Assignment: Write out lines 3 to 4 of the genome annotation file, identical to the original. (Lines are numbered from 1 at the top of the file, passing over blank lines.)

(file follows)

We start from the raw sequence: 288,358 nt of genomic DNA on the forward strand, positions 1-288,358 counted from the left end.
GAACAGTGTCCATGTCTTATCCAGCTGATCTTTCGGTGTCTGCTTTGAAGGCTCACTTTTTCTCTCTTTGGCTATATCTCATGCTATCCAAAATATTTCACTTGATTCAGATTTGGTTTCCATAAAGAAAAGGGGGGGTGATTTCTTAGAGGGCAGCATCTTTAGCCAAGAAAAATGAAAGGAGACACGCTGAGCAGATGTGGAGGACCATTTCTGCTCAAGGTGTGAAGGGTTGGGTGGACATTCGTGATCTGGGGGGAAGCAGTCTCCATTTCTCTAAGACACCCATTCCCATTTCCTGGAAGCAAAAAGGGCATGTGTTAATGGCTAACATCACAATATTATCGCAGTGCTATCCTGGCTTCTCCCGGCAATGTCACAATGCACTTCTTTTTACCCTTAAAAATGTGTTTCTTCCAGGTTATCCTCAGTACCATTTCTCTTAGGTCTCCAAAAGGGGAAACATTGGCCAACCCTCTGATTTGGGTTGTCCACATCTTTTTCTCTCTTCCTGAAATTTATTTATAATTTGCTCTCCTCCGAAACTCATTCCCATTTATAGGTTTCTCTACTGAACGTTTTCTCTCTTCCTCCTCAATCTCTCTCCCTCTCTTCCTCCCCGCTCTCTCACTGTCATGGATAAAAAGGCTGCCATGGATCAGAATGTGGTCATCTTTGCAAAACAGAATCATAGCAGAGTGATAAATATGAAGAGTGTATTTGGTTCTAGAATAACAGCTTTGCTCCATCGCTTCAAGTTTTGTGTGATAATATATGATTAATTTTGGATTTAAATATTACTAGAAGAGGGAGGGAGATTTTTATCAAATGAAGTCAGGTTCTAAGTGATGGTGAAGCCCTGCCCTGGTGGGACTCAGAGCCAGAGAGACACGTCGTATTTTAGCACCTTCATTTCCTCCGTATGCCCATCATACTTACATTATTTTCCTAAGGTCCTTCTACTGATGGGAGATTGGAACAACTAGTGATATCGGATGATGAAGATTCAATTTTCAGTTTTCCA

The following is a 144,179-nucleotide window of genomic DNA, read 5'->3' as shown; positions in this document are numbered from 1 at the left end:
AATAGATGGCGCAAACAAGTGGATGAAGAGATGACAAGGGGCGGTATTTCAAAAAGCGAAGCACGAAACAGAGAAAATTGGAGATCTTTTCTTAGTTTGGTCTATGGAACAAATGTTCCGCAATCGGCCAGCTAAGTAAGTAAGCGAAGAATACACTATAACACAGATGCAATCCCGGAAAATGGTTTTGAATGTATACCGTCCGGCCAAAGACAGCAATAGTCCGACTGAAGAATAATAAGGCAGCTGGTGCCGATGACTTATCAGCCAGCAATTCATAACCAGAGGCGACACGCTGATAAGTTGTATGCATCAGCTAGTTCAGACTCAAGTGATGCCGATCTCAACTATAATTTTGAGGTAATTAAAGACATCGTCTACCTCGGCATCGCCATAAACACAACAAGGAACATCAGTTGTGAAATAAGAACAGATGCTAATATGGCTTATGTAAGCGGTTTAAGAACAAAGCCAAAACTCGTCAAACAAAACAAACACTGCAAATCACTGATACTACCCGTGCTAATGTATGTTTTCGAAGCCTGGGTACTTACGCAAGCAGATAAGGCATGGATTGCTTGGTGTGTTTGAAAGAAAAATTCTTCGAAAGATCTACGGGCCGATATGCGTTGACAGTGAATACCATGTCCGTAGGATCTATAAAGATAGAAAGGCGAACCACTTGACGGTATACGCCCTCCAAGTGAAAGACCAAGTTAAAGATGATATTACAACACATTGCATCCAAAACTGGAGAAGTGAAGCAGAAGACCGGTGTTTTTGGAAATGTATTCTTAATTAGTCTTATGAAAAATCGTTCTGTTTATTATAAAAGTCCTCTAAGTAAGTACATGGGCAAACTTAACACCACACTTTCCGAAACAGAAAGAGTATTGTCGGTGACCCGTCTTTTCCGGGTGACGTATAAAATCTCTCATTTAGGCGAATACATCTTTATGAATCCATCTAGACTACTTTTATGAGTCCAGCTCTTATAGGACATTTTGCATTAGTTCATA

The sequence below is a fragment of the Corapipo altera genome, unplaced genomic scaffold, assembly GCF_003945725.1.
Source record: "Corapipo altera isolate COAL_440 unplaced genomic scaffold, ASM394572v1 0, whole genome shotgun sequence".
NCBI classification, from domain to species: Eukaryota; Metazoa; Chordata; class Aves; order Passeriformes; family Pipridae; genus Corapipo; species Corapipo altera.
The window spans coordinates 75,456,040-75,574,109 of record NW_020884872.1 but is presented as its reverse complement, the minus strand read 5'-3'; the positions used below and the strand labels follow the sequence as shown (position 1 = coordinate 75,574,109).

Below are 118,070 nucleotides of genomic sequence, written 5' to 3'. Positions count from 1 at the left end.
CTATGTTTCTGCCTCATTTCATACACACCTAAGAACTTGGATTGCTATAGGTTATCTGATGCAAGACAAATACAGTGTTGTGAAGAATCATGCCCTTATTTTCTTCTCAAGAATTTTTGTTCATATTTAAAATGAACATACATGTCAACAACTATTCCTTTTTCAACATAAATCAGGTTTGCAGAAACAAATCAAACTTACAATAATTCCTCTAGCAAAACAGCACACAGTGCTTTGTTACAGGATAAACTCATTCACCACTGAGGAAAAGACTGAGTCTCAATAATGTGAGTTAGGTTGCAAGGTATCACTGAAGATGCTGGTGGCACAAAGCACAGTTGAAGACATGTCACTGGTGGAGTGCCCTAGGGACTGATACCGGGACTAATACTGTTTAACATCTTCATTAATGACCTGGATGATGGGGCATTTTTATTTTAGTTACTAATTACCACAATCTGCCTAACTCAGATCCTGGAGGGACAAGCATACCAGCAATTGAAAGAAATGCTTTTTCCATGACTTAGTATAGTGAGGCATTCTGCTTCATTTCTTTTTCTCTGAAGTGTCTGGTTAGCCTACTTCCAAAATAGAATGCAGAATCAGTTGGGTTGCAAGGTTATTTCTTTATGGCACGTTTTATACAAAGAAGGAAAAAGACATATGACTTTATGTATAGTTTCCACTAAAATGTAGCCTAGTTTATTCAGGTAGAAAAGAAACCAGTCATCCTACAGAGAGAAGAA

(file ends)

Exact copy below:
The following is a 144,179-nucleotide window of genomic DNA, read 5'->3' as shown; positions in this document are numbered from 1 at the left end:
AATAGATGGCGCAAACAAGTGGATGAAGAGATGACAAGGGGCGGTATTTCAAAAAGCGAAGCACGAAACAGAGAAAATTGGAGATCTTTTCTTAGTTTGGTCTATGGAACAAATGTTCCGCAATCGGCCAGCTAAGTAAGTAAGCGAAGAATACACTATAACACAGATGCAATCCCGGAAAATGGTTTTGAATGTATACCGTCCGGCCAAAGACAGCAATAGTCCGACTGAAGAATAATAAGGCAGCTGGTGCCGATGACTTATCAGCCAGCAATTCATAACCAGAGGCGACACGCTGATAAGTTGTATGCATCAGCTAGTTCAGACTCAAGTGATGCCGATCTCAACTATAATTTTGAGGTAATTAAAGACATCGTCTACCTCGGCATCGCCATAAACACAACAAGGAACATCAGTTGTGAAATAAGAACAGATGCTAATATGGCTTATGTAAGCGGTTTAAGAACAAAGCCAAAACTCGTCAAACAAAACAAACACTGCAAATCACTGATACTACCCGTGCTAATGTATGTTTTCGAAGCCTGGGTACTTACGCAAGCAGATAAGGCATGGATTGCTTGGTGTGTTTGAAAGAAAAATTCTTCGAAAGATCTACGGGCCGATATGCGTTGACAGTGAATACCATGTCCGTAGGATCTATAAAGATAGAAAGGCGAACCACTTGACGGTATACGCCCTCCAAGTGAAAGACCAAGTTAAAGATGATATTACAACACATTGCATCCAAAACTGGAGAAGTGAAGCAGAAGACCGGTGTTTTTGGAAATGTATTCTTAATTAGTCTTATGAAAAATCGTTCTGTTTATTATAAAAGTCCTCTAAGTAAGTACATGGGCAAACTTAACACCACACTTTCCGAAACAGAAAGAGTATTGTCGGTGACCCGTCTTTTCCGGGTGACGTATAAAATCTCTCATTTAGGCGAATACATCTTTATGAATCCATCTAGACTACTTTTATGAGTCCAGCTCTTATAGGACATTTTGCATTAGTTCATA